• Buckstop77 says:

      I read your blog entry about Col 1:15. Very helpful. So many verses in Colossians clearly present Jesus as divine, it never occurred to me that anyone would see this verse in any other light. You have to ignore the entire context to use this verse as proof of His non-deity.

  4. Buckstop77 says:

    What version of the Bible are you quoting from? It has some interesting word choices.

    • paulfpavao says:

      Sometimes I quote the KJV and freely update the language myself. I am very careful to make sure that I am not changing the meaning by doing so. I compare other translations if there’s any doubt about that. I look up Greek words as well to help with that.

      I also often quote the World English Bible. It is public domain, reads similar to the NASB, and it is available online. It’s available on YouVersion as an app for iPad and iPhone. Most popular Bible program in the US, and it offers many versions for free.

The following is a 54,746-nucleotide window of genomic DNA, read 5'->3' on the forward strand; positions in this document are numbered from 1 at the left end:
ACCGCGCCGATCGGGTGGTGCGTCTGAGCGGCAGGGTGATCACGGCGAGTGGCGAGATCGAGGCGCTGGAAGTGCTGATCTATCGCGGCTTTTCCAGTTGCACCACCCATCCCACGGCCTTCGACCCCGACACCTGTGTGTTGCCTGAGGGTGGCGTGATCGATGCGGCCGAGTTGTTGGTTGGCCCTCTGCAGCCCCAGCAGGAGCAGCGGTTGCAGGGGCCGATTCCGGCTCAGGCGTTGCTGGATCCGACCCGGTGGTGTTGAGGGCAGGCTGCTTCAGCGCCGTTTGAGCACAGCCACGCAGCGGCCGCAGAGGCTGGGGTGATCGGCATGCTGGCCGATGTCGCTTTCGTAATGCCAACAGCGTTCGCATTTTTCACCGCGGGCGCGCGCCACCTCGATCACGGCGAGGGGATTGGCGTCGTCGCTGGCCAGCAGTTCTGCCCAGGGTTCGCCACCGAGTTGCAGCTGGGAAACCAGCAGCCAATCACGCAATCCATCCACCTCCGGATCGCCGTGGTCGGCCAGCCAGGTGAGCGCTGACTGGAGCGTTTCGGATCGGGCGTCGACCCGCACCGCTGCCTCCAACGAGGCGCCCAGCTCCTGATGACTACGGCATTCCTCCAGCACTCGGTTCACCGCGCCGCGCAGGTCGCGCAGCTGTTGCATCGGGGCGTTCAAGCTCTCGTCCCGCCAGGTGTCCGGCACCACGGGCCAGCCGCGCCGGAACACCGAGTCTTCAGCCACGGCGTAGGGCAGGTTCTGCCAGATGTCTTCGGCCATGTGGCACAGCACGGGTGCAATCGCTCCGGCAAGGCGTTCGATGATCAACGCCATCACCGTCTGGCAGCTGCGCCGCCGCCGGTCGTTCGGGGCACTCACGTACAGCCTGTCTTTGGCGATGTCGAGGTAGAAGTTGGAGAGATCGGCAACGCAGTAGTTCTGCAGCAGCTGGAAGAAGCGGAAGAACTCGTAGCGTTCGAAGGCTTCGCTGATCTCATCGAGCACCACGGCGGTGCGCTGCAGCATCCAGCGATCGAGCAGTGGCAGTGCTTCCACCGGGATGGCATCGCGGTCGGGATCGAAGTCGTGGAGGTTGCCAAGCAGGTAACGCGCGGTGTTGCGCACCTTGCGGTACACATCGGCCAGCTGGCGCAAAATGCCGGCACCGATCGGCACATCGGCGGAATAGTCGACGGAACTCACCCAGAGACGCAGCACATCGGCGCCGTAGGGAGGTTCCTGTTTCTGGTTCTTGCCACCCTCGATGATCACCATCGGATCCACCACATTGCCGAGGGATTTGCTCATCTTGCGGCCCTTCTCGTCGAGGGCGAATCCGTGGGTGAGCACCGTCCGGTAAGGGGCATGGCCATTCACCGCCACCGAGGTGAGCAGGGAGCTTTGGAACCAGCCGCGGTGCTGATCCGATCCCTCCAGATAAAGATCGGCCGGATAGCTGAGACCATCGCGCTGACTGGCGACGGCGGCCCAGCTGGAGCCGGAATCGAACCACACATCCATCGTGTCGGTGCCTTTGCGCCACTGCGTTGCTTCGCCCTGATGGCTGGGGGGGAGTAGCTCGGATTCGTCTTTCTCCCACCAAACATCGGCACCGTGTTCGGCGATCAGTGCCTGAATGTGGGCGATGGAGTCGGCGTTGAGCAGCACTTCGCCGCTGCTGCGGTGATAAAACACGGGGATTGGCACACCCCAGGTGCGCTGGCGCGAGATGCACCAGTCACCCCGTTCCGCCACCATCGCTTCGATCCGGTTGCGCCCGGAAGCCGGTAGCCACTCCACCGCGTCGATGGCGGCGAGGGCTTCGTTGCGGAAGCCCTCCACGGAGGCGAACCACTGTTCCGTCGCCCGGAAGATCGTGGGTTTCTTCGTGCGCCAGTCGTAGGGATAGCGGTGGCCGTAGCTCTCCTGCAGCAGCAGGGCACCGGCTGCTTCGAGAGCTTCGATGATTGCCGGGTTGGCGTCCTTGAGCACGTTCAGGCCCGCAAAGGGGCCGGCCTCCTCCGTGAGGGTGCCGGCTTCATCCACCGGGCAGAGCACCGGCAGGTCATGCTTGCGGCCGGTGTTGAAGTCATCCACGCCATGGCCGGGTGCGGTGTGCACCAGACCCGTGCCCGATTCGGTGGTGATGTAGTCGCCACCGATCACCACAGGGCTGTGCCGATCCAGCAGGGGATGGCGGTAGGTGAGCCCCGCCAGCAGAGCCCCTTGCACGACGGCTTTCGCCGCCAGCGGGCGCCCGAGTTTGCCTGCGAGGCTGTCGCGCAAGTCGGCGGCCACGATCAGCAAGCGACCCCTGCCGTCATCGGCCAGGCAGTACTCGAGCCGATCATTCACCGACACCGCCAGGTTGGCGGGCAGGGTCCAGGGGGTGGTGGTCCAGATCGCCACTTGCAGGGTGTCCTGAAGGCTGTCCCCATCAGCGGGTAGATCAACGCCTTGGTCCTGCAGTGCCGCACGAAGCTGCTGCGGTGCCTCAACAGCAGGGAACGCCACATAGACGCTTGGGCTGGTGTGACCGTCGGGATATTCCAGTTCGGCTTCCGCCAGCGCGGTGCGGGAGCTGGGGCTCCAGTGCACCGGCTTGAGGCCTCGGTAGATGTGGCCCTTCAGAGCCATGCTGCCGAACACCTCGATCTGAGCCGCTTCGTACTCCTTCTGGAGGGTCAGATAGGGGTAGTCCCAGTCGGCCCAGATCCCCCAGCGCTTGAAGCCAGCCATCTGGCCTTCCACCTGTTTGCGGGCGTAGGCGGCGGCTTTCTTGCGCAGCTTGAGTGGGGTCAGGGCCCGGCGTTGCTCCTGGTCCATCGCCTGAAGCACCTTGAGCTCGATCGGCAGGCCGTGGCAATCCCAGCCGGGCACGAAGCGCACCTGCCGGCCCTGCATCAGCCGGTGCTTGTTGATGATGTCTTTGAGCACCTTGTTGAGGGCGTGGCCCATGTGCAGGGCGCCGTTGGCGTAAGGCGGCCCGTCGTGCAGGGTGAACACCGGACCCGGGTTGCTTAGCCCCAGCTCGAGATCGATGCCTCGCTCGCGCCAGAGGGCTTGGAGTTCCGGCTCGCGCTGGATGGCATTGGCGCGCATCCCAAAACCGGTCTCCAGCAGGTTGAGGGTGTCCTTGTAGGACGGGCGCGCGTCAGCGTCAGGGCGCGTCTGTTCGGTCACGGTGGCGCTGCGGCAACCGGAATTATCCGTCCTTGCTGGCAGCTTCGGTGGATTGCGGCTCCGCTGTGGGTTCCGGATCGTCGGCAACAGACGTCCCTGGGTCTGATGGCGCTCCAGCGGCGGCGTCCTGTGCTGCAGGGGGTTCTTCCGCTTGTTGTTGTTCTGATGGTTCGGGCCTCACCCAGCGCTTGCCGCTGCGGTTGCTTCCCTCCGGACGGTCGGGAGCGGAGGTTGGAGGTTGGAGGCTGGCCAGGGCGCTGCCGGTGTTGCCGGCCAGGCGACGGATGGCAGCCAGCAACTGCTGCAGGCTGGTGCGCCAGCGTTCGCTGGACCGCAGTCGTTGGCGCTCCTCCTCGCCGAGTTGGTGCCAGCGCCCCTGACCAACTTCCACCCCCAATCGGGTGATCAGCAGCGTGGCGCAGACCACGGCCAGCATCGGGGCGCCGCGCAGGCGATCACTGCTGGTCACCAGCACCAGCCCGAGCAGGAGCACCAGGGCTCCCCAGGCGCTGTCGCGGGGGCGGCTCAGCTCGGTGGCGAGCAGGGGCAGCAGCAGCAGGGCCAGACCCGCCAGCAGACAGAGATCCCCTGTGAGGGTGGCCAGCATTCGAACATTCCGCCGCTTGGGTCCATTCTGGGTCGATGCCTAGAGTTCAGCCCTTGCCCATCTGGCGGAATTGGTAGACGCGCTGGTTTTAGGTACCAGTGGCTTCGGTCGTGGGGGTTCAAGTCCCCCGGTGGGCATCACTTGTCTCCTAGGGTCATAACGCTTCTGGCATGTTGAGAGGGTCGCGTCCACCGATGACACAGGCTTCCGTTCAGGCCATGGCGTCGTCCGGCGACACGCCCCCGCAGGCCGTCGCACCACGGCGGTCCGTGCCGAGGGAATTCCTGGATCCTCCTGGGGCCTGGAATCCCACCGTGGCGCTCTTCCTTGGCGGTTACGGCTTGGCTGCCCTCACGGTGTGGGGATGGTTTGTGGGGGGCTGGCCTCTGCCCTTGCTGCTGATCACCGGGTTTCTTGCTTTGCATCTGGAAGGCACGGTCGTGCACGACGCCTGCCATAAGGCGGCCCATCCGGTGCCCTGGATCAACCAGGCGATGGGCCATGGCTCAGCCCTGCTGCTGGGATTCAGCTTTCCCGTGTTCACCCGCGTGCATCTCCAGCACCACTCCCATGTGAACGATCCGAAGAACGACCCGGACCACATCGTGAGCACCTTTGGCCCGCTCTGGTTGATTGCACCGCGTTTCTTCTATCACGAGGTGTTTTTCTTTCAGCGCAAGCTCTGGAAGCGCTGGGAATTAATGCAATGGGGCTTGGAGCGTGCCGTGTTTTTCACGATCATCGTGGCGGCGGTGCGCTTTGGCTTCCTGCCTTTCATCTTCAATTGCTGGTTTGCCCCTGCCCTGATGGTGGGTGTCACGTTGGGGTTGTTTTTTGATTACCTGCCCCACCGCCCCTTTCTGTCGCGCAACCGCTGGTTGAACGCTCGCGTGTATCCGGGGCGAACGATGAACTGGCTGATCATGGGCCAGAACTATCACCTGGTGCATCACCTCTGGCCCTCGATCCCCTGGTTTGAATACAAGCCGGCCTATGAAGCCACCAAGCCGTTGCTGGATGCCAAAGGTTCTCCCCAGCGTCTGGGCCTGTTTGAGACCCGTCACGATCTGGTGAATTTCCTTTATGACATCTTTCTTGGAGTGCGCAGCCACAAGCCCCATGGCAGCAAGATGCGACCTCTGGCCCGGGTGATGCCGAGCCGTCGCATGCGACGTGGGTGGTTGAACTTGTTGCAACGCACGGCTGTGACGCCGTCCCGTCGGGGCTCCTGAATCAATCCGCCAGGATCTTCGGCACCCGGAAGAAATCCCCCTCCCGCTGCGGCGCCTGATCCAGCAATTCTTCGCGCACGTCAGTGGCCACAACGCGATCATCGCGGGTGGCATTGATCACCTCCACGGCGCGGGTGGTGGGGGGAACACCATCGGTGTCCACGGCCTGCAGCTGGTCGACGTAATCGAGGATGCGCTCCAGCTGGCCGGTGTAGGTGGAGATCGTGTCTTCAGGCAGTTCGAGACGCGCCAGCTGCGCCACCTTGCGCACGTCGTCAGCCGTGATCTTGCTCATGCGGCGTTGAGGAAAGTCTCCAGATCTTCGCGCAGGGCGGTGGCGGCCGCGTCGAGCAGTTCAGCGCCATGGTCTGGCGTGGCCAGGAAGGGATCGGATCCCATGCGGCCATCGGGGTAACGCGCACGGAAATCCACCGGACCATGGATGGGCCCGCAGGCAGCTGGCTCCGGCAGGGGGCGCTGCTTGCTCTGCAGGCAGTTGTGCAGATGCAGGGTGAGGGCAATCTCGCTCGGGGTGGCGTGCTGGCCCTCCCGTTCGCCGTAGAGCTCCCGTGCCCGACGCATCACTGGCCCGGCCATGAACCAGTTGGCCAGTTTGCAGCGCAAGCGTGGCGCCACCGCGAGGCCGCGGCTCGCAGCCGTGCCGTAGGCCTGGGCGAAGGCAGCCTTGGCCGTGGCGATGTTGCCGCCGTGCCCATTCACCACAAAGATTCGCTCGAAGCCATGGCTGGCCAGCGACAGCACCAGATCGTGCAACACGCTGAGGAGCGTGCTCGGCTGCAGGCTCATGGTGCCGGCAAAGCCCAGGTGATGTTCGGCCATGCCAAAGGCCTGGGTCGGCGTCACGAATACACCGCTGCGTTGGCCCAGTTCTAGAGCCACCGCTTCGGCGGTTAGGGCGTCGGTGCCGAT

5. Buckstop77 says:

    I was surprised to see Col. 1:15 on the list. What problem do people have with that one? Maybe I don’t understand the verse.

    • paulfpavao says:

      I don’t think many modern Christians are familiar with the idea of Jesus being begotten of God before the beginning of creation. They consider Jesus to be coequal and coeternal with the Father; in other words, just like him in every way. The early Christians understood him to be the offspring of the Father, begotten before the beginning, and eternally existing inside the Father as his Word, Wisdom, and Reason before he was begotten.

      Col. 1:15 jives with this view of the Father and Son, but it does not jive with the idea that the Father and Son are exactly the same in all ways. The Father is unbegotten, the Son is begotten. Thus the Son is the firstborn over all creation, but the Father is the begetter of the Son, and through the Son created all things.